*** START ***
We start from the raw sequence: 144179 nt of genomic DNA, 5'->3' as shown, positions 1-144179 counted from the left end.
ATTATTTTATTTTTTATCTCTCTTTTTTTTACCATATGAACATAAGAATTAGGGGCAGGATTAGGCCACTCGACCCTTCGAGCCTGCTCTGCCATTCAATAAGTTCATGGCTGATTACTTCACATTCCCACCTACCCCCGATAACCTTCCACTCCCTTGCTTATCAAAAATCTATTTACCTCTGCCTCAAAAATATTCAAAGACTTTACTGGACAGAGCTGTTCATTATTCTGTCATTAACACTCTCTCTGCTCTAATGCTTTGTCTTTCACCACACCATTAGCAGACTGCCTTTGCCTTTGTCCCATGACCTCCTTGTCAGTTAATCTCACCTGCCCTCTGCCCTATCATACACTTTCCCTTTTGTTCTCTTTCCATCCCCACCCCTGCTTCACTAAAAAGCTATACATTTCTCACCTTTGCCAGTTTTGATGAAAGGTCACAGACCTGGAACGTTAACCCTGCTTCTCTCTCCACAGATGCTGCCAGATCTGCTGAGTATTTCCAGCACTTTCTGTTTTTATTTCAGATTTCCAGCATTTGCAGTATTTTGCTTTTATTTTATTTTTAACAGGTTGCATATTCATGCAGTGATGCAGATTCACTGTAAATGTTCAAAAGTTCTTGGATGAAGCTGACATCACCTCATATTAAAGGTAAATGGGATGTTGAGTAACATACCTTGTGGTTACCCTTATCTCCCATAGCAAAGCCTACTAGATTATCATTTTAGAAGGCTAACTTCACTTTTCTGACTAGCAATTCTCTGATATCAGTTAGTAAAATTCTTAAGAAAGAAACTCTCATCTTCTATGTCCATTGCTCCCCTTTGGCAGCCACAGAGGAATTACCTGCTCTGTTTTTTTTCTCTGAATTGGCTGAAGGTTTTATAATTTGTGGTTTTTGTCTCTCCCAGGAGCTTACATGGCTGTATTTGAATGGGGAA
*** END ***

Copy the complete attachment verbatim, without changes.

We start from the raw sequence: 144179 nt of genomic DNA, 5'->3' as shown, positions 1-144179 counted from the left end.
ATTATTTTATTTTTTATCTCTCTTTTTTTTACCATATGAACATAAGAATTAGGGGCAGGATTAGGCCACTCGACCCTTCGAGCCTGCTCTGCCATTCAATAAGTTCATGGCTGATTACTTCACATTCCCACCTACCCCCGATAACCTTCCACTCCCTTGCTTATCAAAAATCTATTTACCTCTGCCTCAAAAATATTCAAAGACTTTACTGGACAGAGCTGTTCATTATTCTGTCATTAACACTCTCTCTGCTCTAATGCTTTGTCTTTCACCACACCATTAGCAGACTGCCTTTGCCTTTGTCCCATGACCTCCTTGTCAGTTAATCTCACCTGCCCTCTGCCCTATCATACACTTTCCCTTTTGTTCTCTTTCCATCCCCACCCCTGCTTCACTAAAAAGCTATACATTTCTCACCTTTGCCAGTTTTGATGAAAGGTCACAGACCTGGAACGTTAACCCTGCTTCTCTCTCCACAGATGCTGCCAGATCTGCTGAGTATTTCCAGCACTTTCTGTTTTTATTTCAGATTTCCAGCATTTGCAGTATTTTGCTTTTATTTTATTTTTAACAGGTTGCATATTCATGCAGTGATGCAGATTCACTGTAAATGTTCAAAAGTTCTTGGATGAAGCTGACATCACCTCATATTAAAGGTAAATGGGATGTTGAGTAACATACCTTGTGGTTACCCTTATCTCCCATAGCAAAGCCTACTAGATTATCATTTTAGAAGGCTAACTTCACTTTTCTGACTAGCAATTCTCTGATATCAGTTAGTAAAATTCTTAAGAAAGAAACTCTCATCTTCTATGTCCATTGCTCCCCTTTGGCAGCCACAGAGGAATTACCTGCTCTGTTTTTTTTCTCTGAATTGGCTGAAGGTTTTATAATTTGTGGTTTTTGTCTCTCCCAGGAGCTTACATGGCTGTATTTGAATGGGGAA